by Tanner Kinney

On April 4, 2018, ex-StarCraft GM Eli Brown and his team launch the new beta of their eSports team management website, Guilded. The site was first put into development a year ago, with Brown and his team wanting to create a much easier way to manage all the different happenings within the specific eSports teams. Brown’s goal was to create a program that streamlined the team management experience as, being a former GM himself, he understood that managing a whole bunch of different programs was clunky and not user-friendly. With Guilded, he hoped to provide a solution to these teams.

The website contains a number of valuable features for eSports teams and communities. The site allows users to find and create teams, either using accounts created through the site or by linking a Discord account. Users can then apply to join teams or simply follow them for more information about upcoming events. These teams can also create community forums for fans to discuss changes within the game or recent team results. This is designed to help foster a greater sense of community outside of other social media platforms, like Twitter or Reddit.

Features within the team environment also got overhauled as well. The team rosters system has been completely changed to allow sorting by specific games. For example, a team like Cloud 9, who is in partnership with Guilded, has teams in a number of different eSports. 

The previous iteration of Guilded would have all the players under the same banner, but a user wouldn’t be able to tell which game they played. Now, users and team managers will be able to clearly see that, yes, Zachary “Sneaky” Scuderi does in fact play for the Cloud 9 LCS team. Team calendars also received an overhaul, with more clarity given to specific events, and allowing certain members to only view certain events.

In addition to those features, team recruitment is also much easier. Team applications now allow for an assortment of question types. Multiple team officers can also now join in the the interview process by receiving access to the application’s comment section, which will allow them to ask questions. Teams can also now turn off the feature for when they feel they don’t need any more new applicants for a specific game. Finally, teams can now share documents in a Google Drive-esque program, and teams can post a wider variety of media, including videos and comment threads.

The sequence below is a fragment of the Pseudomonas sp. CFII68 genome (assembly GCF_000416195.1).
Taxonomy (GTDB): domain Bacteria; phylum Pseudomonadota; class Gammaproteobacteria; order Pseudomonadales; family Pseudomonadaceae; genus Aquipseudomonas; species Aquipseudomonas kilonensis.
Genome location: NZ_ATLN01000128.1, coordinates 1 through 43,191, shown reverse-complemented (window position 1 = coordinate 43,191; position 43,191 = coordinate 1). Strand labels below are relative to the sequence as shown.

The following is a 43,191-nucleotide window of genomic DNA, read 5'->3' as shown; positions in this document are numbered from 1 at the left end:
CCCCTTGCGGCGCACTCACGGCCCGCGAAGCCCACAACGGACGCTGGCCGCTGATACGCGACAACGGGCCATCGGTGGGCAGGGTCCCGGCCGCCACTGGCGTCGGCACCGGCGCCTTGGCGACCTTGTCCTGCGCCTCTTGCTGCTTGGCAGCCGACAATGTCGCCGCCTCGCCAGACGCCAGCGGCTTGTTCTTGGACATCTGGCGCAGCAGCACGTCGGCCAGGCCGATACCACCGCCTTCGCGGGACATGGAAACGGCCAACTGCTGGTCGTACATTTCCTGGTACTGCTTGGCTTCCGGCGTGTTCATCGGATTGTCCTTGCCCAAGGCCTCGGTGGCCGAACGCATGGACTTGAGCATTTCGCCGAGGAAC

Along with the launch announcement, Brown also announced their partnership with a number of different major eSports organizations. Team Liquid, New York Excelsior, Golden Guardians, Cloud9, KSV eSports, LGD Gaming, and Team WE are the most notable partners for this program. Fans can now more easily manage all the different media for their favorite teams on one account, rather than having to follow the organization on every single social media app. Fans can also more easily keep track of the news for the specific game they follow, rather than getting news dumps from every single game that organization. Fans who have never even played a single game of Rocket League no longer has to be subjected to Rocket League news, and can focus on a different game.

As the eSports scene grows and new teams try to enter growing scenes, like that of Fortnite: Battle Royale and PlayerUnknown’s Battlegrounds, having easy-to-use and inexpensive team management tools will give new teams an edge they once didn’t have. The fundamental entity that Brown talks about in his announcement article will finally have the home he envisioned a year ago.


Sources: Medium, Medium, Guilded

Tanner is a Film and Media Studies major and a Digital Media minor. His Neo Yokio review won a second-place CSPA Golden Circle award for the 2017 semester. He enjoys playing JRPG’s of any variety, regardless of how obscure and strange it is. Tanner is also the host of Byte at the Movies, the premiere movie discussion live-stream.

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